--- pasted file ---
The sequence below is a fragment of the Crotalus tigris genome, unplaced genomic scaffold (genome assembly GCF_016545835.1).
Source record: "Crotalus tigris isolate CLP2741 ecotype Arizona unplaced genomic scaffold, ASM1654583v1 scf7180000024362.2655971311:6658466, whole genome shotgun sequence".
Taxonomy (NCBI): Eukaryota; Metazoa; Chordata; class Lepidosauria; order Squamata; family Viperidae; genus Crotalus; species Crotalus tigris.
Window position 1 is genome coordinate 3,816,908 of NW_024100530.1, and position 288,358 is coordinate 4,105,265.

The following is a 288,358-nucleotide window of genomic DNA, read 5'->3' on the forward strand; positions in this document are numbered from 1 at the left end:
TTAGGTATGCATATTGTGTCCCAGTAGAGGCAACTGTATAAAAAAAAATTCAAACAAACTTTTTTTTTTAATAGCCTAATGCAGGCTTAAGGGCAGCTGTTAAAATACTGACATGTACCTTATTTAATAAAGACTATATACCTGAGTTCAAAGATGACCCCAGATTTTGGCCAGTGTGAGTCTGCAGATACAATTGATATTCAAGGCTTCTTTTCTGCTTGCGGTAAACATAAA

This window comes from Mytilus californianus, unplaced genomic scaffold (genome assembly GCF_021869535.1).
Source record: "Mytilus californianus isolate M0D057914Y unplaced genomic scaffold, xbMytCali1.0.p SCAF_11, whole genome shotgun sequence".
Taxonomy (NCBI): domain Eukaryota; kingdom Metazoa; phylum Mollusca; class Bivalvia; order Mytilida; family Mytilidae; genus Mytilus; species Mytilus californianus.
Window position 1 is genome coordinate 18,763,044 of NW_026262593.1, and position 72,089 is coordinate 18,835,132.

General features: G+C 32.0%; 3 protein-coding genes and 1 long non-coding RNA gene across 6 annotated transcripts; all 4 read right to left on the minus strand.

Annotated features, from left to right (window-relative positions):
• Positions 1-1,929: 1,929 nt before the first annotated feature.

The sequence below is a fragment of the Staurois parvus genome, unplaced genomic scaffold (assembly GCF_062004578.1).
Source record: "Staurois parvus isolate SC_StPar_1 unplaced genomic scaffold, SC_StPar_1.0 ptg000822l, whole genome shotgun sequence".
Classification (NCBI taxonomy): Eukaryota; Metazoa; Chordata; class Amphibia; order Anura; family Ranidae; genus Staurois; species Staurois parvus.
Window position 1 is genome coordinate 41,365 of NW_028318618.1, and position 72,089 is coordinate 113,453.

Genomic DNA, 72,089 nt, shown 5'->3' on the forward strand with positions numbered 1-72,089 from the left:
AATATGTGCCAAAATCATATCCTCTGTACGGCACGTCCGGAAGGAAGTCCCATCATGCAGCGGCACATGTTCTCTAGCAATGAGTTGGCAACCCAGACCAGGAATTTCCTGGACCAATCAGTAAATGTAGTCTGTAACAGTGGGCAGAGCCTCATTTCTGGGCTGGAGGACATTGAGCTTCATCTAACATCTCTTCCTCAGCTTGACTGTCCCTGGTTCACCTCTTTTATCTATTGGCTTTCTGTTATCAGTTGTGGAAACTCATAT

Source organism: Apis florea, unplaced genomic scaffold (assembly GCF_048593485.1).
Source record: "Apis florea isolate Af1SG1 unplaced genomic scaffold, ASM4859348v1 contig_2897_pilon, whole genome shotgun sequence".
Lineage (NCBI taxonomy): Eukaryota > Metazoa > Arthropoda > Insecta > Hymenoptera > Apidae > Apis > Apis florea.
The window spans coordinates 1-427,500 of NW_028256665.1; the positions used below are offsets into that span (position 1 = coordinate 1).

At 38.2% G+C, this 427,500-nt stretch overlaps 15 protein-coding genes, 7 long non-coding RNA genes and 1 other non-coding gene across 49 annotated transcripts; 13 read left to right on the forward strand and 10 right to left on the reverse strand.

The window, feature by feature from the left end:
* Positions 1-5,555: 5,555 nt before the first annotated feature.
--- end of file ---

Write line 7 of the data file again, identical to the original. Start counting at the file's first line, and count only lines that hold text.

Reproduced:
This window comes from Mytilus californianus, unplaced genomic scaffold (genome assembly GCF_021869535.1).